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if you encounter resistance when drilling, stop drilling. I learned this the hard way.
You might have hit steel and that's not good
And that might be a pipe. Don't ask how I know.
 
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Old 12-09-16, 03:48 PM
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I don't believe I hit a pipe, when I look into the hole, it looks like wood at the end. I feel that my drill was weak thus why it wouldn't go. haven't noticed any issues.
 
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Old 12-09-16, 05:19 PM
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"if you encounter resistance when drilling, stop drilling. I learned this the hard way.
You might have hit steel and that's not good"

Is it possible you have furring strips attached to a block wall?
This could be why it got hard to drill and your bolts could have hit the block and pushed the furring strip away.

That might also explain the movement and the creaking and the crack?
You might need anchors in order to hold in the concrete blocks.
 
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Old 12-10-16, 04:23 AM
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Not sure on that. I went up in the attic last night to inspect and don't see any pipes running through the home. the only brick I see is attached to the next townhome. when I look in the hole, I see about 1/2 inch of drywall then the wood stud. doesn't look like any piping in their. wondering if I have double layers of drywall as I read up on this?? seems they use this is condo construction for better sound proofing. wish I knew the exact cause. at this point I can only guess, either drill was weak, I hit something. I guess all I can do now is fix the crack and learn from this. thanks for the replies everyone
 
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Old 12-10-16, 04:31 AM
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The common wall between homes is either constructed of masonry or double thickness of fire rated drywall as mandated by code. Drywall is super easy to drill thru. About the only thing that would make sense about the drill being weak and you didn't hit steel or masonry would be a dull bit hitting a knot in the wood. What kind of drill and bit were you using?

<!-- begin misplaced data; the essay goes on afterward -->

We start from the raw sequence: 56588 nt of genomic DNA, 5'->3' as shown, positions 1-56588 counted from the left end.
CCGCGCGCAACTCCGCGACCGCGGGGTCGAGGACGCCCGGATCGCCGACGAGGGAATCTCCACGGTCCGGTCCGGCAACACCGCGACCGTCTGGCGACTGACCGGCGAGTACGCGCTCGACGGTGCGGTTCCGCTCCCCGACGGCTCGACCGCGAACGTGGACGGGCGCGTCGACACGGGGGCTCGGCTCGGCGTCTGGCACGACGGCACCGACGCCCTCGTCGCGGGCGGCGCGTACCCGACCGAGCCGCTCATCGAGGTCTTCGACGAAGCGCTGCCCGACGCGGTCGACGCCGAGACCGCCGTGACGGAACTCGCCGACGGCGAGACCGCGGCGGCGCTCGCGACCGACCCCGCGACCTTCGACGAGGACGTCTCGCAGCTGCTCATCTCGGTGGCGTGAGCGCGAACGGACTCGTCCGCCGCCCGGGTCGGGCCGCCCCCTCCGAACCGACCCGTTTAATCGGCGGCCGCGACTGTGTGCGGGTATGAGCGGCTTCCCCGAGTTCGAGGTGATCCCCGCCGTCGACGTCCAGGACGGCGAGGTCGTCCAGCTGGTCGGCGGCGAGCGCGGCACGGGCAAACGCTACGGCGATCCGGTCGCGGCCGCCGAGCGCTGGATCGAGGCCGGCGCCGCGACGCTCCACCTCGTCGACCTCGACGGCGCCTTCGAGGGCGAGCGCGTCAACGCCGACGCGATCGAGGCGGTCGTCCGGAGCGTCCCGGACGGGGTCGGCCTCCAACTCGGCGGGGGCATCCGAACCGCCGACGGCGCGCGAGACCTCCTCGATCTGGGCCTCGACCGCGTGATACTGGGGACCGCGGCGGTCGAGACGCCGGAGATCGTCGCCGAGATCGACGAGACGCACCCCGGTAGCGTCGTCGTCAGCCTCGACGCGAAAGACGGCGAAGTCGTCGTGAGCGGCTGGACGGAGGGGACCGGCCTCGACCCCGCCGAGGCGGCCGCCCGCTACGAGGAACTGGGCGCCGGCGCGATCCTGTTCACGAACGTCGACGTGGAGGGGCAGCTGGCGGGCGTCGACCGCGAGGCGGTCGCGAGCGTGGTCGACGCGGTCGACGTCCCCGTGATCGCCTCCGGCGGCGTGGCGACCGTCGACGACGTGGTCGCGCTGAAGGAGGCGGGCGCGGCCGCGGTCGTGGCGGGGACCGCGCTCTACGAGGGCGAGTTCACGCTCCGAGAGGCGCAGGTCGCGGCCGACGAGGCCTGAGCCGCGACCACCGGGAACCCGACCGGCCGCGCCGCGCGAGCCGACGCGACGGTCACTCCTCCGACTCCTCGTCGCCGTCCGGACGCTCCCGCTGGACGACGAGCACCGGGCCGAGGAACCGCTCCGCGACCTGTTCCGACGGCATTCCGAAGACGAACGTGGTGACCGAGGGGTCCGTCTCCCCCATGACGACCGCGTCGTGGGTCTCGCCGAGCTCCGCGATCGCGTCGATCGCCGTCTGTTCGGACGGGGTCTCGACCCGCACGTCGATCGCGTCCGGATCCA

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Old 12-10-16, 05:57 AM
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these are the drill bits I was using

https://store.snapon.com/THUNDERBIT-...t-P746625.aspx

the drill is a Makita 6270d. but both batteries are a bit weak.
 
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Old 12-10-16, 06:19 AM
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While a metal bit isn't the best for drilling into wood it still should work ok. Same thing with your 12 volt drill. My experience with batteries for cordless tools is even when old a fresh charge works well, just that old batteries don't hold their charge as long as they did when new.
 
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Old 12-10-16, 06:27 AM
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if I push the wall above the top hole, I can feel the drywall move, or more of a creaking noise like loose drywall. I don't feel this if I press the bottom.
I think part of your problem is that the studs are bowed or concave.
If there's a depression behind where you are tightening the bracket bolt, the drywall will cave in.
You might need a spacer between the stud face and the bracket, which means drilling or cutting a hole in the drywall large enough for a round or square spacer. Spacer could be called a bushing.
 
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Old 12-10-16, 11:24 AM
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well looks like I do have concrete behind the wall stud. so my question is, what is the best setup for the tv mount? Name:  xxxxxxxxxxxxxxxxxxxxx.jpg